Why We Like What We Have

New research explains people”s apparently irrational attachment to things that they own – why, for example, elderly homeowners don”t release capital from their homes to boost their income or capitalise on the booming housing market by selling up and moving to more convenient and lower cost accommodation.

Writing in the July 2005 Economic Journal, Professors Steffen Huck, Georg Kirchsteiger and Jorg Oechssler explain the phenomenon of liking what you have – what is known as the ”endowment effect” – in terms of evolution. In a hunter-gatherer environment, where people have to swap meat against berries to get a balanced diet, it is advantageous to like the food that one has immediate access to more than what seems reasonable from a purely nutritional stance. This is basically because you will, on average, make better deals.

Liking what you have can thus be explained by simple Darwinian principles, which suggests that our emotional attachment to some of our possessions might actually be hardwired into our brains. So it”s no wonder that people don”t sell their houses even though a casual observer would think they should.

Our attachment to things we own – and the fact that we demand much more to give up an object than we are willing to spend to acquire it – has puzzled economists and other social scientists for a long time. Why do we sometimes get so attached to apparently worthless things? And why do we value some of our possessions so much more than we would get for them on ebay?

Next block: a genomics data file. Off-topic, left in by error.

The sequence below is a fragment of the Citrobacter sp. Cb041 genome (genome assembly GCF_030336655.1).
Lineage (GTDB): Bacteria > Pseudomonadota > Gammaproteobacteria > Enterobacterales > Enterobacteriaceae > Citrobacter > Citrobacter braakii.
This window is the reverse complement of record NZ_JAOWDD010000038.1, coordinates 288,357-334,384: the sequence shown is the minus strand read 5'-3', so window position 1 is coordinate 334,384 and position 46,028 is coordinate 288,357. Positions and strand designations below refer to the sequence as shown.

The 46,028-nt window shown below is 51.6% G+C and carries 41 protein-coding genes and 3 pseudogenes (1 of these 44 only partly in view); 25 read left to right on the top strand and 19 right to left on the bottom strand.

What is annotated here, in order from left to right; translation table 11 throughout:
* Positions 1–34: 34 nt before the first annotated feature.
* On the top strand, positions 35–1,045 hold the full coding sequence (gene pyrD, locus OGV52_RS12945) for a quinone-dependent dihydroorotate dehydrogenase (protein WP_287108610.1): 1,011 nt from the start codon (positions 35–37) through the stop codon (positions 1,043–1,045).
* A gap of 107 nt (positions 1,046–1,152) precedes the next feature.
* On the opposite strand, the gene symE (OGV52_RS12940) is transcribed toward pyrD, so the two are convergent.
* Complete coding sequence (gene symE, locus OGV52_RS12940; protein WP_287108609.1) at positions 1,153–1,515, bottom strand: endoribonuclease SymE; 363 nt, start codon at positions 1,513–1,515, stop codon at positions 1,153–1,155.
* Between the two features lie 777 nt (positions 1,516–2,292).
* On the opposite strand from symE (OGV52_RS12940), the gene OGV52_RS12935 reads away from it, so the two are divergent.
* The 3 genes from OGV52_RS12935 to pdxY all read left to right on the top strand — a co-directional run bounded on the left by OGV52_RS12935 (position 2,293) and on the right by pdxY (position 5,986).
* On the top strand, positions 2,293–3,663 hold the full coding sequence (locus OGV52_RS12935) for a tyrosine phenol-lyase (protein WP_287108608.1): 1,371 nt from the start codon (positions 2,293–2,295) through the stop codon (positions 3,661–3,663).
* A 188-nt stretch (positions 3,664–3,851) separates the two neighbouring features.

The endowment effect has been established in some famous experiments. For example, Nobel laureate Daniel Kahnemann and his colleagues gave every other student in a class a coffee mug that carried the university”s logo. Students could then trade mugs: those who had been given one could sell them and those who had not been given one could buy them.

In analysing the offers that sellers and buyers made, it become soon apparent that sellers demanded on average much more for the mug than buyers were willing to pay. In other words, sellers who already owned a mug seemed to like the mugs more than buyers who didn”t own one. In just a few minutes, the sellers had thus become attached to their mugs.

”Learning to Like What You Have – Explaining the Endowment Effect” by Steffen Huck, Georg Kirchsteiger and Jorg Oechssler is published in the July 2005 issue of the Economic Journal. Steffen Huck is Professor of Economics at University College London. Georg Kirchsteiger is at ECARES, Université Libre de Bruxelles. Jorg Oechssler is at the University of Heidelberg.

Georg Kirchsteiger

ECARES, Université Libre de Bruxelles | +32 2 650 4212 | gkirchst@ulb.ac.be

Steffen Huck

020-7679-5895 | s.huck@ucl.ac.uk